The evidence seems fairly consistent that when people surrounding the Ring are ignorant of its nature they appear to be unaffected, but when they become aware, the temptations begin.

Any agency in regard to the return of the One to Sauron is perhaps better explained as interaction between the will of Sauron and the will of others. Sauron is described as actively seeking it, so if Sauron is broadcasting a mental or spiritual interrogation that all minds respond to in some regard you can have the following options:

1. Never heard of it - no response.
2. Heard of it, but it's not here - inexplicable desire to locate it.
3. Heard of it, and it's here - desire to possess it, claim it, and therefore expose it. Most claimants would fail and be swatted like a bug. Given the small number of people who might successfully do this and the in-fighting it is likely to cause amongst that group, this is a reasonable gamble. The victorious claimant to the Ring is probably weakened by the conflict, has eliminated a number of their own allies themselves, and is now ripe for crushing by Sauron's forces.

This is supported by Sauron's actions after seeing Aragorn in the Palantír of Orthanc: He seems to assume that Aragorn has claimed the Ring and used it to crush Saruman, as no-one has factored in the Ents and there is no other plausible explanation. He rushes to war against this new claimant to the One before they can fully establish themselves, with the aim to recover the Ring or go out swinging.
 
I think you misunderstand me. I’m not talking about the Ring’s own agency. I’m talking about the knowledge and intent of the bearer and the agency that person brings to it. Key difference.
One data point that supports my view is this: when Sauron first put on the ring, Celebrimbor and his fellow elf-bearers were immediately aware if him. Yet when Frodo or Bilbo put on the ring, none of the elves are aware. I think the difference is the matter of knowledge and agency of the user. Also, Gandalf 2.0 seems aware that Frodo has used the ring on Amon Hen, which could be down to Frodo’s increased knowledge and agency in how used the ring at that time vs earlier times.
When I say “woken to the people who know” I mean what you describe- the knowledge of the bearer and the knowledge of immediately available potential bearers is key.
However I think we must credit the ring with some agency of its own. It is said to be seeking its master actively, and it is described as being awake.
 
Another way to say this is:
Perhaps the ring has a kind of limited agency which is activated (awoken) by a person’s knowledge of its nature. It must have something to have betrayed Isildur and abandoned Gollum, both of which are attributed to the ring itself. Gandalf for one explicitly believes the Ring was actively trying to find a way back to its master. If he is right, it failed because people didn't know what it was when they had the chance.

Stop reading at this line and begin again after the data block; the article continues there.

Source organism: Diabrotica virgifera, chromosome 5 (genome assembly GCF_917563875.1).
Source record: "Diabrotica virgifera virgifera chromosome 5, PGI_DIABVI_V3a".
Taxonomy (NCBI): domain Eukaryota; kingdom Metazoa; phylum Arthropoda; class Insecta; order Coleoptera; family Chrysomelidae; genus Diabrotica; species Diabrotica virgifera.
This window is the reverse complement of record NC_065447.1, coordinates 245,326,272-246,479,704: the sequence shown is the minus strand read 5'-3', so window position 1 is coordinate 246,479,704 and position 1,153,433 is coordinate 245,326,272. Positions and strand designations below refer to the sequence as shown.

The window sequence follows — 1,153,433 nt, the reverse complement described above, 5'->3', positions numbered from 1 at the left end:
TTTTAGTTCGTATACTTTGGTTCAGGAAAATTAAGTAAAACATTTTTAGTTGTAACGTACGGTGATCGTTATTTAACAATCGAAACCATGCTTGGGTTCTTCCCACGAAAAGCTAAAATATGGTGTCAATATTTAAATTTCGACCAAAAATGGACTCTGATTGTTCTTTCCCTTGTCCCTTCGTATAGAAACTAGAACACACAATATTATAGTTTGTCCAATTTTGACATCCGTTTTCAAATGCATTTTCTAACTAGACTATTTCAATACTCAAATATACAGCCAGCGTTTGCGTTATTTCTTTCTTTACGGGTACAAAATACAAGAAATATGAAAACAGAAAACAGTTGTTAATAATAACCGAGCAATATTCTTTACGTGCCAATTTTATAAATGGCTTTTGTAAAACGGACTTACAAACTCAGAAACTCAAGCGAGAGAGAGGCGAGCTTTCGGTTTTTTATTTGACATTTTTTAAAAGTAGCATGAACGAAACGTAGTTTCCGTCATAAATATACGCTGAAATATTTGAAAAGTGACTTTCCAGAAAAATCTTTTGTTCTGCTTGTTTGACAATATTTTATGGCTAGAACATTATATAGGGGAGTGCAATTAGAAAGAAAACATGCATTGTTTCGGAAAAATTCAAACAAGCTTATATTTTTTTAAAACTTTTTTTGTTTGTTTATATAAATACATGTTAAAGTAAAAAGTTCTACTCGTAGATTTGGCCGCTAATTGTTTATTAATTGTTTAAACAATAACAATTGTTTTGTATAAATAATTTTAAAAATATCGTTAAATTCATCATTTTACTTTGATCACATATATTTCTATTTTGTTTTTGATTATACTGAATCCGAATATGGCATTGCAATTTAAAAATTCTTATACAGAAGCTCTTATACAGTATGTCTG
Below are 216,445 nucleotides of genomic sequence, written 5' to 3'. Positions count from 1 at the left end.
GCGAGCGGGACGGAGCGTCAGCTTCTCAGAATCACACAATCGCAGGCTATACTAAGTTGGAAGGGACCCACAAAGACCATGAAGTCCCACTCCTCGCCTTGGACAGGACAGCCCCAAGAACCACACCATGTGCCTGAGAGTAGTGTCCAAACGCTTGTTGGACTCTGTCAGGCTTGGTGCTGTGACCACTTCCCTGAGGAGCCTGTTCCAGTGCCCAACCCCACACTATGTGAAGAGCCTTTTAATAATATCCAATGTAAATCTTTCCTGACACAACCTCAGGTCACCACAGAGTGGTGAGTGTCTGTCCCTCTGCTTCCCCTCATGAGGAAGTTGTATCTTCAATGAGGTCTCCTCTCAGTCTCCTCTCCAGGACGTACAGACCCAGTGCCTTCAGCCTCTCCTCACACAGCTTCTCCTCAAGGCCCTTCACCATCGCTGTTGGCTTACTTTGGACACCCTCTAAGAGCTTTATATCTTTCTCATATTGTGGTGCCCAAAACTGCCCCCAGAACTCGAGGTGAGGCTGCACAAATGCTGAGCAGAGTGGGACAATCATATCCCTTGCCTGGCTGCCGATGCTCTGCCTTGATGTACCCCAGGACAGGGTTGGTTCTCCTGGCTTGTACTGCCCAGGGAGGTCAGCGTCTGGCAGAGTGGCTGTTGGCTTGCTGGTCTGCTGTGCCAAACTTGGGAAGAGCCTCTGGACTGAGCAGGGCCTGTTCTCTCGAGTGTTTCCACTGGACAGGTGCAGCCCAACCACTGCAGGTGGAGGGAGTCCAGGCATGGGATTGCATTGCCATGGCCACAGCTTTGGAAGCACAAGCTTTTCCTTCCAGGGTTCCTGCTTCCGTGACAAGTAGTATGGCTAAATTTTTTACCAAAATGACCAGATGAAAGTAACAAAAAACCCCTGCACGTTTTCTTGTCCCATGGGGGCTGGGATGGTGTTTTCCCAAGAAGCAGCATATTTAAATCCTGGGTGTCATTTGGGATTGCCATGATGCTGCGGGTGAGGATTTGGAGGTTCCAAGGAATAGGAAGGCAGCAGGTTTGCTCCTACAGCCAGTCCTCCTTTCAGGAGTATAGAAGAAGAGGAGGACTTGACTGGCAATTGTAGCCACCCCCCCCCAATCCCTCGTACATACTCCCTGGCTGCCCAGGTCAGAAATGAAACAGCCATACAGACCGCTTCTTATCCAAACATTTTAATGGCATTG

One might say that Isildur’s bane wasn’t the ring itself, it was his knowledge of and desire for it. That knowledge and desire has been awoken in others now. I know the Wise (and Boromir) all refer to the ring as Isildur's Bane, but perhaps they misinterpret slightly, seeing as how none of them ever actually possessed and used it themselves.
 
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Anthony Lawther

Active Member
I was responding primarily to the emphasised portions of your statement:
I take "woken" as meaning, "woken" to the people who know about it. This may seem odd. What I mean is:
Yes, the ring has been actively trying to get back to Sauron. Bilbo (and Frodo, until recently) had no idea what it was, let alone anyone else. Now they know what it is and what it's trying to do. It may have something to do with the effect of the ring - it seems to make some difference whether the bearer/uses knows what they've got, and whether they're actually trying to do something with it.
Also, this is the first time that any number of people who could actually wield it effectively (at a minimum - Elrond, Glorfindel, Gandalf, and Aragorn) are all in the same place debating it openly. The Ring must have been trying really hard to get someone to claim it; in a sense this is a moment of awakening for the Ring that hadn't happened before.